DETROIT -- Jose Iglesias knows a good defender doesn't take his at-bats with him to the field. But the Tigers shortstop knows what good defense can create for a team when it gets hitters to the plate.That's what stood out for him after Friday's 13-4 win over the Rays at
DETROIT -- Jose Iglesias knows a good defender doesn't take his at-bats with him to the field. But the Tigers shortstop knows what good defense can create for a team when it gets hitters to the plate.
That's what stood out for him after Friday's 13-4 win over the Rays at Comerica Park. It wasn't about the over-the-shoulder catch he made in short left field, or the quick release he put up to beat speedy Peter Bourjos, or the leaping catch Justin Upton made at the fence to rob a home run from Corey Dickerson.
All three plays came in the fifth inning, right after the Tigers had turned a 2-1 deficit into a 6-2 lead by sending all nine batters to the plate. The Tigers followed by batting around again and scoring five more runs.
"Defense turned into offense," Iglesias said. "It was a great inning."
Justin Verlander calls it the shutdown inning for a pitcher. For the defense, it's simply momentum.
"It's a little bit of a momentum-killer for the opposing team," manager Brad Ausmus said. "All three of those plays really, I think, knocked their momentum down. It might have created a little momentum for us."
It's not something seen often this year from the Tigers, whose defense has been known at times to prolong innings. Their Defensive Efficiency Ratio ranks 27th out of 30 Major League teams, and their minus-11 Defensive Runs Saved ranks 22nd.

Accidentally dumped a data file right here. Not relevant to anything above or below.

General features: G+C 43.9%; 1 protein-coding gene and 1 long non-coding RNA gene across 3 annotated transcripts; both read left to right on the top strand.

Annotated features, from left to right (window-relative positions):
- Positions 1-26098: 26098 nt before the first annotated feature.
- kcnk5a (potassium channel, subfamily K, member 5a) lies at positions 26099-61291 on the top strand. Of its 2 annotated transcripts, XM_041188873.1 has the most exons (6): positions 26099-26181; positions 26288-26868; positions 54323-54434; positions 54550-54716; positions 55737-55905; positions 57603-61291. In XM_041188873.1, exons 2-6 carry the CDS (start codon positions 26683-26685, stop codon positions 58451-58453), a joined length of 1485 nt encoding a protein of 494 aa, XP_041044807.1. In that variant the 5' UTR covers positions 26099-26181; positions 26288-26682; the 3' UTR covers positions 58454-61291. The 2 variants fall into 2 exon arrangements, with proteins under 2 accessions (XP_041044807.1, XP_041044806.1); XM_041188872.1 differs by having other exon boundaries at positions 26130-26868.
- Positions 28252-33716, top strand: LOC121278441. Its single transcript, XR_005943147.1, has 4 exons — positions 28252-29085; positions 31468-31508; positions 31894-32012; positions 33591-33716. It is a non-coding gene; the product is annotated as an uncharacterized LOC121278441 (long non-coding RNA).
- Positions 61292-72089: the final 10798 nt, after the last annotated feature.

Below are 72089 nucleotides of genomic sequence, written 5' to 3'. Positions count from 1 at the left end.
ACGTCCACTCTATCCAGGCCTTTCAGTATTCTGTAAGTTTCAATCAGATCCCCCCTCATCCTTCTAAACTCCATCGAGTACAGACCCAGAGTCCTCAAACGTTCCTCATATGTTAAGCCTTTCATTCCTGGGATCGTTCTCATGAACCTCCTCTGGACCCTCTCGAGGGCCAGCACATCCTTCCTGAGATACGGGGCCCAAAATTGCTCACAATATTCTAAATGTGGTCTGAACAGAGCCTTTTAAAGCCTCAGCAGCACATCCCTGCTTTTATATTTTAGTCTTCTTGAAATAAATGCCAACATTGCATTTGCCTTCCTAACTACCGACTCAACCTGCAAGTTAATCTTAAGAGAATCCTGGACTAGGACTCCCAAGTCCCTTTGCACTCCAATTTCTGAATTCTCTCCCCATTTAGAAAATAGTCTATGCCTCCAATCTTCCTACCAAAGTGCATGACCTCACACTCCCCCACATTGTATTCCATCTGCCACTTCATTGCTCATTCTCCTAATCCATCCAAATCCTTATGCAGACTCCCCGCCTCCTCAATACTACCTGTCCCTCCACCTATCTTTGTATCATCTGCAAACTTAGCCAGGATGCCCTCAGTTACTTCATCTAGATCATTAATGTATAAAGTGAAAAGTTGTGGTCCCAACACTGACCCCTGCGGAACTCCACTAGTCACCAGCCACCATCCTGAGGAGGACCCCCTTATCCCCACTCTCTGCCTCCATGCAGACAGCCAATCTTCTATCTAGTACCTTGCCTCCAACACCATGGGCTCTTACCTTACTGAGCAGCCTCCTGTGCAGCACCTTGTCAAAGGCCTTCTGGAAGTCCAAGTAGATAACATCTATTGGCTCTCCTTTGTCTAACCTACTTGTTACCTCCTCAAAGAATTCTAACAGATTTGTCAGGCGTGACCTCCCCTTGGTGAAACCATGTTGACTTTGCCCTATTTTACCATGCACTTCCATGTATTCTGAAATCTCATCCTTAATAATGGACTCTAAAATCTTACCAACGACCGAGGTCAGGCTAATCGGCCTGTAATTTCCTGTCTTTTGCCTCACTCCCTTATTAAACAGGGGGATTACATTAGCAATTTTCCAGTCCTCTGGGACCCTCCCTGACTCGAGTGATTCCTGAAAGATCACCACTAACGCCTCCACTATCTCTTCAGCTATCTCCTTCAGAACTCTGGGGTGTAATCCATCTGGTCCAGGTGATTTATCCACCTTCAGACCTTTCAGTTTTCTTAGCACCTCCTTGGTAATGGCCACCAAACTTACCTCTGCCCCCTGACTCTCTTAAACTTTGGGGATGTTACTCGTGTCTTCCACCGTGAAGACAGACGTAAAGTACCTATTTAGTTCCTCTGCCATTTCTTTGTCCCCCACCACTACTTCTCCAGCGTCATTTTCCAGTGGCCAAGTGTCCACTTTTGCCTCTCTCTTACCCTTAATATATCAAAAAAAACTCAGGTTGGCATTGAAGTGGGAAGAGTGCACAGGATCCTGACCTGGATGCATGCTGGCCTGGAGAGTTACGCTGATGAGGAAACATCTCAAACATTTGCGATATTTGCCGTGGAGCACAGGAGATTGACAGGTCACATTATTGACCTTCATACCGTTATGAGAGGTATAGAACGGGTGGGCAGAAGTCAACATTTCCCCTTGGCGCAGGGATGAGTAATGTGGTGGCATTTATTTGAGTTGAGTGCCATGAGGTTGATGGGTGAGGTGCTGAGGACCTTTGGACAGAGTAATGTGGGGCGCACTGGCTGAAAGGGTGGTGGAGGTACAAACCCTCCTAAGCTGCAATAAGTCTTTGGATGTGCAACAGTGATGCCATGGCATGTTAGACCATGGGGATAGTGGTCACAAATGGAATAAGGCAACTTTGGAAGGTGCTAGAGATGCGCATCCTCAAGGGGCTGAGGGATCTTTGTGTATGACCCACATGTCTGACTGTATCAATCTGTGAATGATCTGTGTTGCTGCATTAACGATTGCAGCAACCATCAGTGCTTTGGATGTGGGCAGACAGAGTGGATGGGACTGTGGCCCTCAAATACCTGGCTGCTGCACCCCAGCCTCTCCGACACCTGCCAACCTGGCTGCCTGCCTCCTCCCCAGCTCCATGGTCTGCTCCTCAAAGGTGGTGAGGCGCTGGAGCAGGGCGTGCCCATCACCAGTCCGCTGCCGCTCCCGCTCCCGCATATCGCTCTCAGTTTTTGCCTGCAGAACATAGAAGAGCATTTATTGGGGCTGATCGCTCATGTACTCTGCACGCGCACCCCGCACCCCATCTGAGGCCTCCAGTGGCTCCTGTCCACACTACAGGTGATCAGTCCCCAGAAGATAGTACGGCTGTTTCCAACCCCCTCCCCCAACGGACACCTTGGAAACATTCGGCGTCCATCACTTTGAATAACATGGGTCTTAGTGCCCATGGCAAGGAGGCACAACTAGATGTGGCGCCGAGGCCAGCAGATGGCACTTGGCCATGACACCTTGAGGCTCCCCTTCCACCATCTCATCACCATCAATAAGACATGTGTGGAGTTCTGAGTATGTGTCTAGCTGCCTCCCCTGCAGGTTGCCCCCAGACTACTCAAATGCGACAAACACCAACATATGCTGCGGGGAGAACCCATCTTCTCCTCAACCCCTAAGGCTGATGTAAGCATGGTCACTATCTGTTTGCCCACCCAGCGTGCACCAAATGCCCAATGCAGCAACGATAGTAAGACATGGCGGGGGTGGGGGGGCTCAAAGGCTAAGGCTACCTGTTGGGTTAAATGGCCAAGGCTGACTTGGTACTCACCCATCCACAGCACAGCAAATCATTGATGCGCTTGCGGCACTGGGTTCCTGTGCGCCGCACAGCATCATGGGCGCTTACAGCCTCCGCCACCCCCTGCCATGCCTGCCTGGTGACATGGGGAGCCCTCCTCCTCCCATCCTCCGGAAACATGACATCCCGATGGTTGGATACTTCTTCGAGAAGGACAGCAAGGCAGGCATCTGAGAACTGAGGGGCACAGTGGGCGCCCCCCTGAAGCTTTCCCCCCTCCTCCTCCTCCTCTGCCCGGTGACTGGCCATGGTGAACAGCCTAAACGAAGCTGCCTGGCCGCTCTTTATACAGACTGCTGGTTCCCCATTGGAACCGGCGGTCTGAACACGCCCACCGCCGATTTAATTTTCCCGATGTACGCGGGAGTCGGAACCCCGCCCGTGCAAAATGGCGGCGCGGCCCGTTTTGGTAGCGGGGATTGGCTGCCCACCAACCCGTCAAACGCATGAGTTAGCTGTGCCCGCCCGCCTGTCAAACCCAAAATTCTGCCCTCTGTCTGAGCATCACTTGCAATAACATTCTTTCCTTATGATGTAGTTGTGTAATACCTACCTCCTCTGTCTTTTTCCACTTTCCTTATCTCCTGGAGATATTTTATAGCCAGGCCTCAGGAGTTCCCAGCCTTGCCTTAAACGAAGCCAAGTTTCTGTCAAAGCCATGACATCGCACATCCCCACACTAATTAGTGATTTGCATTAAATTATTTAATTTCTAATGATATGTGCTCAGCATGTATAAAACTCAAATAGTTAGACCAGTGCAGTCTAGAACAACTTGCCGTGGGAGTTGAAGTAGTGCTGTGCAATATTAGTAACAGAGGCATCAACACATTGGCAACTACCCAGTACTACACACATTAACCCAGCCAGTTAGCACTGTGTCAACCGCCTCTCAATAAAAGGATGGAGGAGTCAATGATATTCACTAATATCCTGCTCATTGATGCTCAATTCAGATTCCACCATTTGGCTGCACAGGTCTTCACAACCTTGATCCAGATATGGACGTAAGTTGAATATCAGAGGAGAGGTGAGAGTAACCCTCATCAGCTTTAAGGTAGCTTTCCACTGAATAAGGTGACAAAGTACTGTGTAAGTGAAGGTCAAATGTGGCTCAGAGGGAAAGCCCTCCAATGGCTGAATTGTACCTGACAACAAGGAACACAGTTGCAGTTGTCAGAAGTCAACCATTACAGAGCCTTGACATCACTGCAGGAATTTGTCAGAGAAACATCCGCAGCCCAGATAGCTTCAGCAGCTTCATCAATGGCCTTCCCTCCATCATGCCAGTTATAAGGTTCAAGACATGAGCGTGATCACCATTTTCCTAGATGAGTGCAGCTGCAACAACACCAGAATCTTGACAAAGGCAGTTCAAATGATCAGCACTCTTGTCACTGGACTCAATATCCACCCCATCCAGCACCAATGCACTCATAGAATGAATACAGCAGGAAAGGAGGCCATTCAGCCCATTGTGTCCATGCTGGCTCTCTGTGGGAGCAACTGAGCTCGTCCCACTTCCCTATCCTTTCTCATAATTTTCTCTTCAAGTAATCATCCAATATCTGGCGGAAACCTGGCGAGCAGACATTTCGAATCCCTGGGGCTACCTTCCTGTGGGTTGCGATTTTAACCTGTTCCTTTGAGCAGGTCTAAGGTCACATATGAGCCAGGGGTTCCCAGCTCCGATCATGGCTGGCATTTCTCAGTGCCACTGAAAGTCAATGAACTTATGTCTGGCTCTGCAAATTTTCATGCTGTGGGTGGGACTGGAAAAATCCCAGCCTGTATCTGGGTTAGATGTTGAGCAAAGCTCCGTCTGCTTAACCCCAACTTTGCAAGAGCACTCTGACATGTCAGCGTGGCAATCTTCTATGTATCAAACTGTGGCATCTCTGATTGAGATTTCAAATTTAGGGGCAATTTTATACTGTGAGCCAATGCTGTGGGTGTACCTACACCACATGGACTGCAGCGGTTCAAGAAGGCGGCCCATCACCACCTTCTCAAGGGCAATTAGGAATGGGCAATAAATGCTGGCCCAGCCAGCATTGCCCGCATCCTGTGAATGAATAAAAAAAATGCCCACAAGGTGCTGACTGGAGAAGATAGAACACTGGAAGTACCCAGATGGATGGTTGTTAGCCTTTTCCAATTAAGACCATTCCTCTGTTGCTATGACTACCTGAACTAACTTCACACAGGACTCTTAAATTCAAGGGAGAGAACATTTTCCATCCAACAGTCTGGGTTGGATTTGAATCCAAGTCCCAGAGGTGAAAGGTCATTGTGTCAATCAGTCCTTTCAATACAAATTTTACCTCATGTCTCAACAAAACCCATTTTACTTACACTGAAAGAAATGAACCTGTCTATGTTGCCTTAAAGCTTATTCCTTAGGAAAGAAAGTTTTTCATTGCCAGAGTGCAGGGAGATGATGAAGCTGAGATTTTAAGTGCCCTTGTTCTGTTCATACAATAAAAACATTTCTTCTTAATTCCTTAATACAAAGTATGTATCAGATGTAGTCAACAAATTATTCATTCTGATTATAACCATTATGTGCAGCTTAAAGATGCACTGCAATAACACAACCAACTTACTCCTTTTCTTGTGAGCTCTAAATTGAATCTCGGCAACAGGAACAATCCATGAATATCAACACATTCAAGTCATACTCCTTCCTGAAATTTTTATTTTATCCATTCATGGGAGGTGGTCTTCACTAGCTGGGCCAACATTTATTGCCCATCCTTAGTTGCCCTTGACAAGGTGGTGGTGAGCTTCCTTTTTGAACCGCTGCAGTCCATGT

But Friday, the Tigers' fifth-inning fielding wizardry not only brought their offense back onto the field, it might have bought Daniel Norris another inning. And it started with a play that Iglesias has made familiar, running into the outfield with a fly ball over his shoulder before making the catch with his back to home plate.
"That's something that you practice," Iglesias said, "and also you're kind of born with. You just try to make a play for the team."
He covered 88 feet to make that play on Steven Souza Jr. And yet, it was just the fifth-most ground he has covered to make a putout this season, according to Statcast™.
"That's a tougher play than it looks," Ausmus said, "because the outfielders are running at him. He's got great instincts as a defender, including knowing where he needs to be when the ball goes up in the air."
The outfielder usually running at him has grown to expect him to make that play.
"He does it pretty easy," Upton said. "It's just a matter of whether he can get there. Usually he will shut it down if he knows he can't get there. But if he continues to come after it, I will back off and let him have it."
By contrast, Dickerson's drive was all up to Upton as he retreated to the left-field fence. The ball was hit at a 30-degree angle, according to Statcast™, giving him time to measure the ball and time his jump.
"It was high enough to where I could kind of peek [at the fence]," Upton said, "and make sure I had some space to jump. I knew I could catch it, for sure."
All Norris could do at inning's end was tip his cap.
"The thing is," he said, "the one on Bourjos, it was a soft-hit ball. The one that Souza hit and he caught over his shoulder was a soft-hit ball. So those are the ones that, if those fall, you're like, 'Dang, man, bum luck.' But the one Dickerson hit obviously would've been a homer, so I got kind of fortunate for that. That was awesome."
Jason Beck has covered the Tigers for MLB.com since 2002. Read Beck's Blog, follow him on Twitter @beckjason and listen to his podcast.